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WFP Plans Emergency Operation In Bangladesh


UN food agency plans 6-month emergency operation in Bangladesh

The United Nations World Food Programme (WFP) today announced a $52 million, six-month plan to provide emergency aid to 2.2 million Bangladeshis affected by the recent cyclone.

The aim is to avoid a repeat of the surge in malnutrition rates that typically follows a cyclone in Bangladesh, the agency said. "This time, WFP will start longer-term distributions to families with hopes of preventing increases in malnutrition throughout the region," said WFP Executive Director Josette Sheeran.

"While immediate food aid such as high energy biscuits continue to be rushed into the cyclone-hit areas, WFP is now ready to begin a longer-term, more comprehensive food assistance programme that will get nutritious foods directly to the children who need it the most," said WFP Bangladesh Representative Douglas Broderick.

The emergency operation will follow the work of a just-completed UN assessment which found that there are approximately 4.7 million people in the worst affected districts and 2.2 million people are in need of immediate food assistance.

When the cyclone hit on 15 November, affecting more than 4 million Bangladeshis, WFP rushed in aid to thousands of the most vulnerable victims. The agency has delivered more than 300 metric tons of biscuits and more than 430 tons of rice to those in need.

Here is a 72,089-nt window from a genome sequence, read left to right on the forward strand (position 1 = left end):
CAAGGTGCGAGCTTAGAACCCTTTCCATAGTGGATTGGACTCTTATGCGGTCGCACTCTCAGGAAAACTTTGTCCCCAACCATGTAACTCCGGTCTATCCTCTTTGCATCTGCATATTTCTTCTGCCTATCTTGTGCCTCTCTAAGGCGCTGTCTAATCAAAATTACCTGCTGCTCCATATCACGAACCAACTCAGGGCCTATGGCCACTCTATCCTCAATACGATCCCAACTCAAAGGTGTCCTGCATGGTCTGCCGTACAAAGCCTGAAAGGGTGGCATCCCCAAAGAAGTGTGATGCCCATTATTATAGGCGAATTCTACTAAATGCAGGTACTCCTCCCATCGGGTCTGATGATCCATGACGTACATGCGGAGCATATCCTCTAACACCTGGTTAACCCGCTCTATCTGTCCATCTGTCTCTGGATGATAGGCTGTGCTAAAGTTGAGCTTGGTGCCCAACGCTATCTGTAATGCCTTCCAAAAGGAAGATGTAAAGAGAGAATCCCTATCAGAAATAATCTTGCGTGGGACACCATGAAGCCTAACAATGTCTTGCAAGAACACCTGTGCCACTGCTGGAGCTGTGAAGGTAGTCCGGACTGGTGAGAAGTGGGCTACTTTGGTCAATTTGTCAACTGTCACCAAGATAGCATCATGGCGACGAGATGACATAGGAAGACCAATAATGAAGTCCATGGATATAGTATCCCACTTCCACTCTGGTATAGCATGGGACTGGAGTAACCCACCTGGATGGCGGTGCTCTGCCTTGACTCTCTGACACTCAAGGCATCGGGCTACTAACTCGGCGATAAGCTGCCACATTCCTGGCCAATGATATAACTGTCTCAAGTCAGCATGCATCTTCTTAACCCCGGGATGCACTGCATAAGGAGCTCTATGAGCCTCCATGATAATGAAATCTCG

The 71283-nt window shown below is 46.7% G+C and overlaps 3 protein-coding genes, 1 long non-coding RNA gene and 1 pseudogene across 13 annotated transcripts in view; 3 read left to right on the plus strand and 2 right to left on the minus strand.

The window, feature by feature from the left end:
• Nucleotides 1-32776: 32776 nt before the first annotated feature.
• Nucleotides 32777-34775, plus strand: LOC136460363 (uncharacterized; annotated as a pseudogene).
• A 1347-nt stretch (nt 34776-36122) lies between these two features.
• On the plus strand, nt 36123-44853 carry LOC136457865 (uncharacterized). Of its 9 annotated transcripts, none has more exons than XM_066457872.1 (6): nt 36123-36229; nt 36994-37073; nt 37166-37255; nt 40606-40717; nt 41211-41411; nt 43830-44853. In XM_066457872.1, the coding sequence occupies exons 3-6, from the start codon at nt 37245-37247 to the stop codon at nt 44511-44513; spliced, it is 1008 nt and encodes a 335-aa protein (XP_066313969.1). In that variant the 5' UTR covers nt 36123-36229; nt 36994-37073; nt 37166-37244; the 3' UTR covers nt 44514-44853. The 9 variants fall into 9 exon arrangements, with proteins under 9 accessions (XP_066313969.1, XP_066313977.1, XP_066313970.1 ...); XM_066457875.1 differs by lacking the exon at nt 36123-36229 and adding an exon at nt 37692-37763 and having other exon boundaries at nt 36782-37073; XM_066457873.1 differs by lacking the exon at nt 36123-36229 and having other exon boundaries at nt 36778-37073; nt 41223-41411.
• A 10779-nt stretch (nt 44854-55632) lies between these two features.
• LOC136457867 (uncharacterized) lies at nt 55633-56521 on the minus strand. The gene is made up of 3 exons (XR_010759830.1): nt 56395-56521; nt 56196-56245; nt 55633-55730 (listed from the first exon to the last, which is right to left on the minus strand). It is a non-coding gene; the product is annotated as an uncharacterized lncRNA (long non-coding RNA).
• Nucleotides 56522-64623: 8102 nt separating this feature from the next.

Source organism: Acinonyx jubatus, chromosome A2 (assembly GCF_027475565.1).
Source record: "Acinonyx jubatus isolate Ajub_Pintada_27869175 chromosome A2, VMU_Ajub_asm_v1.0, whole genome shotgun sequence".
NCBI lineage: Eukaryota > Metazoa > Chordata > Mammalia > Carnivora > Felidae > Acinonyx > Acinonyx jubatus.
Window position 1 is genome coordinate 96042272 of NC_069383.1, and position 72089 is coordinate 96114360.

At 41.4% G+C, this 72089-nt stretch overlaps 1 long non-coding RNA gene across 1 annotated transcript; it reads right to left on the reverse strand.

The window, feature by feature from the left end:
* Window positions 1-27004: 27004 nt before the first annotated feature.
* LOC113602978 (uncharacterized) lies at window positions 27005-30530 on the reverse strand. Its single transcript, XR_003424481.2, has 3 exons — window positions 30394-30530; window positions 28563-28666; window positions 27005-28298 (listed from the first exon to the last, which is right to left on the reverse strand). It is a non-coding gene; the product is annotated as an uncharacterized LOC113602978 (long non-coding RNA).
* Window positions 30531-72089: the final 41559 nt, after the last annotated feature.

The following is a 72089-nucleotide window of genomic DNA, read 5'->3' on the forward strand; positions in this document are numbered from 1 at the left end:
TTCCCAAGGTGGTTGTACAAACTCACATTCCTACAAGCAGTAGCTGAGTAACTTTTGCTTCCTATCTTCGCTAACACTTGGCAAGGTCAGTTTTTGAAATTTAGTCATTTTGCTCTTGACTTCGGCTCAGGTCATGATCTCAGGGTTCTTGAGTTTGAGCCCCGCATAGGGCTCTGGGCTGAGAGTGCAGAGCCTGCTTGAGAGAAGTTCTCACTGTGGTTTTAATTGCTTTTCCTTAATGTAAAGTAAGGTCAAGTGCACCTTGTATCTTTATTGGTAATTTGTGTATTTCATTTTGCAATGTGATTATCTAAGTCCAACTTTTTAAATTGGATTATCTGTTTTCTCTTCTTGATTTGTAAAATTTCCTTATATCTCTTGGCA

UN agency provides seeds and tools to over 110,000 farmers in southern Africa

Aiming to secure the next harvest in three Southern African countries, the United Nations Food and Agriculture Organization (FAO) has distributed over 1,000 tons of seeds, as well as fertilizer and tools, to over 110,000 poor farmers in the region.

"The more we can support quality farm outputs and help diversify crops and strengthen capacities, the fewer people will need food aid and other handouts next season," said Anne Bauer, Director of FAO's Emergency Operations and Rehabilitation Division.

The $7 million operation in in Lesotho, Mozambique and Swaziland should service an estimated 50,000 hectares of crops, the agency said.

The relief was distributed using a voucher system pioneered the non-governmental organization Catholic Relief Services which allowed farmers attending mobile fairs to choose what to purchase among the seeds, fertilizer, tools and tillage services on offer.

The aid comes to a region hit by a high death toll from AIDS which has left many rural households and orphans in the care of grandparents. Farmers there must also cope with crop failure caused by successive years of drought and inclement weather.

ENDS

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